We had such a great time bottling we wanted to share it with everyone to show you how much fun we have at the winery. Bottling time is one of my favorite times of year (and usually less exhausting than harvest haha) where we see great wine make its final part of its journey into the bottle. It is even more rewarding because it is now ready to be shared with friends, family members, and everyone else lucky enough to try some of these wines.
How does a small winery bottle its wine? So glad you asked. Bottling is quite an event and requires lots of expensive equipment. Yes you can get individual bottler like one of these machines.
We have used one of these before however they have their own limitations. To bottle say 60 gallons takes a crew of 3-6 people the entire day. Plus the wine that goes through one of these lines is not always airtight allowing oxygen in the wine. While it is possible to sparge the bottle with nitrogen it only adds the workload and time consumption of the job. To solve these problems the bottling line was invented. The bottling line stream lines efficiency and are able to bottle hundreds of gallons in about an hour, talk about time saver. They are able to minimize oxygen contact and sparge all bottles with nitrogen with help of automation. You are able to load a case full of bottles at a time while they get filed into line, sparged, filled with wine, labeled, and foiled all within about a minute. It is worth the time but what's the investment?
Going over the equipment needed to do this kind of production you are easily looking at the range of $60,000-100,000. Maybe you can get some of the equipment used and get it for a bargain total investment of $30,000, but again that is going to take a lot of time on your end. Now you have all the equipment, all you need now is people to work it. Bottling equipment takes some tech knowledge and mechanically minded individuals. Odds are, as with every piece of large equipment, it will one day fail. You need to be ready for this and have someone on hand to manage it. This equipment requires special cleaning and maintenance as well so someone at your winery will be very busy soon. This is a lot to take on, especially for a small winery. Space is also required for a bottling line, which is something else small wineries usually lack. Nope, high end bottling lines are pretty much reserved for the major producers out there making some 50,000+ cases so what are we little ones supposed to do?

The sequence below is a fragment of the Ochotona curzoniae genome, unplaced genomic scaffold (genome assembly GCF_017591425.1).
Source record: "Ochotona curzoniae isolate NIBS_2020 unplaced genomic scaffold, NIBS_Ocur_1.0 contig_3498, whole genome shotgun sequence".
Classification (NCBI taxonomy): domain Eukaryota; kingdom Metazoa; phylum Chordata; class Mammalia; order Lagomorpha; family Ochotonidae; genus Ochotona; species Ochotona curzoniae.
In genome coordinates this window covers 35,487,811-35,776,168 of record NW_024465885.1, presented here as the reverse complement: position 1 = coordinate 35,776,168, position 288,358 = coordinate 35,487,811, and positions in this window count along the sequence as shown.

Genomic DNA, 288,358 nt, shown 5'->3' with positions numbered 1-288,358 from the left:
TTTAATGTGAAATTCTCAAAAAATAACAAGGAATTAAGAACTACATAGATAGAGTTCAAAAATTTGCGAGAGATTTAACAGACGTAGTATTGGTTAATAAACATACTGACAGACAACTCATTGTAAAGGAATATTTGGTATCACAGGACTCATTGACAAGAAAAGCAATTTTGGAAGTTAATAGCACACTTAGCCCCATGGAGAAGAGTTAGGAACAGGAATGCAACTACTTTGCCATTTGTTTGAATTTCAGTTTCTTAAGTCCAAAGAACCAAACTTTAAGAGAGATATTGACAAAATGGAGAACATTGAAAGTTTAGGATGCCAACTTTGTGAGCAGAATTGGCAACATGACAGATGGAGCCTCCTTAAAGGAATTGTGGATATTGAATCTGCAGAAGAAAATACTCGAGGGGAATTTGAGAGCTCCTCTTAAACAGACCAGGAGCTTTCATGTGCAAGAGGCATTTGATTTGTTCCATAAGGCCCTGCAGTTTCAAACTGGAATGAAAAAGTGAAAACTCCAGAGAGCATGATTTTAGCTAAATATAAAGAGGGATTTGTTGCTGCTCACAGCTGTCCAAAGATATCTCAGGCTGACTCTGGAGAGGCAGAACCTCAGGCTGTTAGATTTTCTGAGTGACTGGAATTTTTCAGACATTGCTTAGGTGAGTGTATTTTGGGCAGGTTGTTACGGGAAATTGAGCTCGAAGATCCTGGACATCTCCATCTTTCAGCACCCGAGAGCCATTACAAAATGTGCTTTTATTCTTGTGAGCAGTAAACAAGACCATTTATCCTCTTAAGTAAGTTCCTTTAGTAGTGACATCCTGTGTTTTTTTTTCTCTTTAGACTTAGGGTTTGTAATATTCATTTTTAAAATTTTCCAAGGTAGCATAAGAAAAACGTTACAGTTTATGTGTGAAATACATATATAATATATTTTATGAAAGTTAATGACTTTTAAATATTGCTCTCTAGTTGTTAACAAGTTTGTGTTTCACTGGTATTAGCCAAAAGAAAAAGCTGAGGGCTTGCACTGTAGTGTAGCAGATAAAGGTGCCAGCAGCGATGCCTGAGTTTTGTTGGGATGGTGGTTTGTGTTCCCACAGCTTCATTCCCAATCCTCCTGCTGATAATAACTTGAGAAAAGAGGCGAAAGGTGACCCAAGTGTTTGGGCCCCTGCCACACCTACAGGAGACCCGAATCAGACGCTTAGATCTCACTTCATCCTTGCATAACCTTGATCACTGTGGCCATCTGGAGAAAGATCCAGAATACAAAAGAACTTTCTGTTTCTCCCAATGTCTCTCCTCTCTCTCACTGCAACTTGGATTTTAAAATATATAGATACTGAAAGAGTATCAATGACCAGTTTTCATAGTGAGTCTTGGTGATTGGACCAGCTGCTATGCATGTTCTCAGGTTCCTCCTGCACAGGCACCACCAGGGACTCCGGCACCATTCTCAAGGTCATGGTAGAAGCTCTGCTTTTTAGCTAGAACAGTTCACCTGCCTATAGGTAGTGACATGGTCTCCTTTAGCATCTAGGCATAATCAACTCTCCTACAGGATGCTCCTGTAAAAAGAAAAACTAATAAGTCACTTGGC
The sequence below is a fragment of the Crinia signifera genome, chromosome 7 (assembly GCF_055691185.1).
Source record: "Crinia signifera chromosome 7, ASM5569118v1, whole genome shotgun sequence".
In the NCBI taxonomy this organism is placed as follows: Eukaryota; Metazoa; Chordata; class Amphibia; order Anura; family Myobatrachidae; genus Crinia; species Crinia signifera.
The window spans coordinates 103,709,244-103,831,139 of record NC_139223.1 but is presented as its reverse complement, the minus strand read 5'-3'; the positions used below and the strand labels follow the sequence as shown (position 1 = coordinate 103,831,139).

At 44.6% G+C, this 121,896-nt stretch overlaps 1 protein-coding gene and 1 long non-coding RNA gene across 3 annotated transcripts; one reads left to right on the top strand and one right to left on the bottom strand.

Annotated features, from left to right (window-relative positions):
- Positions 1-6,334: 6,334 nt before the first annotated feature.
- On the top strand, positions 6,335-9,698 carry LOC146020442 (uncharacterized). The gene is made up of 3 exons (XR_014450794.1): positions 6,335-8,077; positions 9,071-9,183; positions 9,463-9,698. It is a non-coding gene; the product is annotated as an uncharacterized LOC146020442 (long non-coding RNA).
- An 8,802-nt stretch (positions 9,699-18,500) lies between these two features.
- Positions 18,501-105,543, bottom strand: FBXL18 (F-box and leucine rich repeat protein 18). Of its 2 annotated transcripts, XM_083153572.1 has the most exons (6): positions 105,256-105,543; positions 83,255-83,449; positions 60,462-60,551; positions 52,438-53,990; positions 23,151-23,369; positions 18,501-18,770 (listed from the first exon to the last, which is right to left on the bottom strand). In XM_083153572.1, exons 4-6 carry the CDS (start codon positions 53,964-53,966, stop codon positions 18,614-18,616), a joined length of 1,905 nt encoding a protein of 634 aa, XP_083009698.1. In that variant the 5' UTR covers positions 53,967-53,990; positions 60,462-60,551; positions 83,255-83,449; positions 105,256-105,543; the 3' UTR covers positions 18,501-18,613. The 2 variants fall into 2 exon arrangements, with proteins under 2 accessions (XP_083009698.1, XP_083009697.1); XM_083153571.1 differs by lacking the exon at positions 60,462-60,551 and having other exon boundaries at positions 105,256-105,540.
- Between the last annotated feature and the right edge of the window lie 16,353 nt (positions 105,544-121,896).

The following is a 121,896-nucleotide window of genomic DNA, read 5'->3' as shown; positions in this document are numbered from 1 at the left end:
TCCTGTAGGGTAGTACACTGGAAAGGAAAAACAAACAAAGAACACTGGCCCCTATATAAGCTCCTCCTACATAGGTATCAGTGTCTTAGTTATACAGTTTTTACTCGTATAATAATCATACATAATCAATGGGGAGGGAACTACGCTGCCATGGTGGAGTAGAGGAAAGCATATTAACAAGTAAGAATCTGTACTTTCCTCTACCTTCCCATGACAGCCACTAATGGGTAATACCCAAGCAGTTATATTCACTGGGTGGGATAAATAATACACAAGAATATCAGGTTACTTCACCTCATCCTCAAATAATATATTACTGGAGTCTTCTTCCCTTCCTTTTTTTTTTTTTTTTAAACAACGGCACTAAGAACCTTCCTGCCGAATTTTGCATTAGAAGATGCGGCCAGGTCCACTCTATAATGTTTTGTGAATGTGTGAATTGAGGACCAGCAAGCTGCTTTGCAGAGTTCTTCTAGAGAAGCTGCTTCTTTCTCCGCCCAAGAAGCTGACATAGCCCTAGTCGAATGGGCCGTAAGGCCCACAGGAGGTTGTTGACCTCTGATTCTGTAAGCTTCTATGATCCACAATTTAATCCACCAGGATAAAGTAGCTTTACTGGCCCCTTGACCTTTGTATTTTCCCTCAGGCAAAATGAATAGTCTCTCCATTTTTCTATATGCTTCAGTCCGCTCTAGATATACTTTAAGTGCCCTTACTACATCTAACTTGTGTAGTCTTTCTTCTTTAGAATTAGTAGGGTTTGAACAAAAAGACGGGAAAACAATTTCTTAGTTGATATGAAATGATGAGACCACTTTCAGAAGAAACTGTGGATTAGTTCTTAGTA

Introducing the mobile bottling line(MBL)! Quite possibly the best idea for small wineries ever! A complete fully operational bottling line inside the trailer of a semi truck. We like to get all our bottling materials ready and ordered and once we do that all it comes down to is picking a date with the bottling line. They come to your facility, hook up to you water and electrical, clean and prep their line, and you are ready to go! Small note about the water and electrical, make sure and talk specifically with your bottling line to make sure you meet all their power and water needs.
The mobile bottling line takes about 1-1.5 hour to set up and then it is game time! We simply label the wines in the order in which they will be bottled and then each person to their stations! While the MBL supplies all the equipment you need it does not provide the staff, which needs to be supplied by the winery. To get the line up and running the winery needs to have at 3-4 people inside the truck, one person unloading the bottles, one person putting on foils over the top of the bottles (if necessary some MBL have automated cappers), and 1-2 people at the back of the line placing the bottles into boxes and sending them out of the truck. Experience has taught us that it is helpful to have atleast 2-3 people on the ground. These ground crew are responsible for supplying fresh bottles to the line, removing the full cases from the truck, placing the cases onto a pallet, wrapping the pallet up when full, moving full pallets of wine out of way, and case counting!
Sound like a bunch of chaos? It is! Glorious chaos! And to add to our chaotic delight it rained the day we were bottling! How does that even happen? Been a dry winter for southern California, no rain all through the new year until Feb 22nd? That must be a good luck right haha. We took it in stride of course and had the best time with it.
Here are some pictures. Enjoy!
When it comes to bottling there is also a method to the madness. White wines go first, followed by any rosè styles wines, then onto the reds. A general lightest to darkest method is used just in case any residual wine is left in the line. Always better to err on the side of caution, you do not want your white wine turning into a rosè cause there was some red wine in the line.
Once we have our order lined up we are pretty much ready to go. It took us about 3 hours and hardly any hiccups. However, in the pallet of new empty glass bottles there was one case of bottles that were bigger! This caused the bottle line to jam and all those bottles had to be removed. A minor issue that was quickly resolved and we were back to business.
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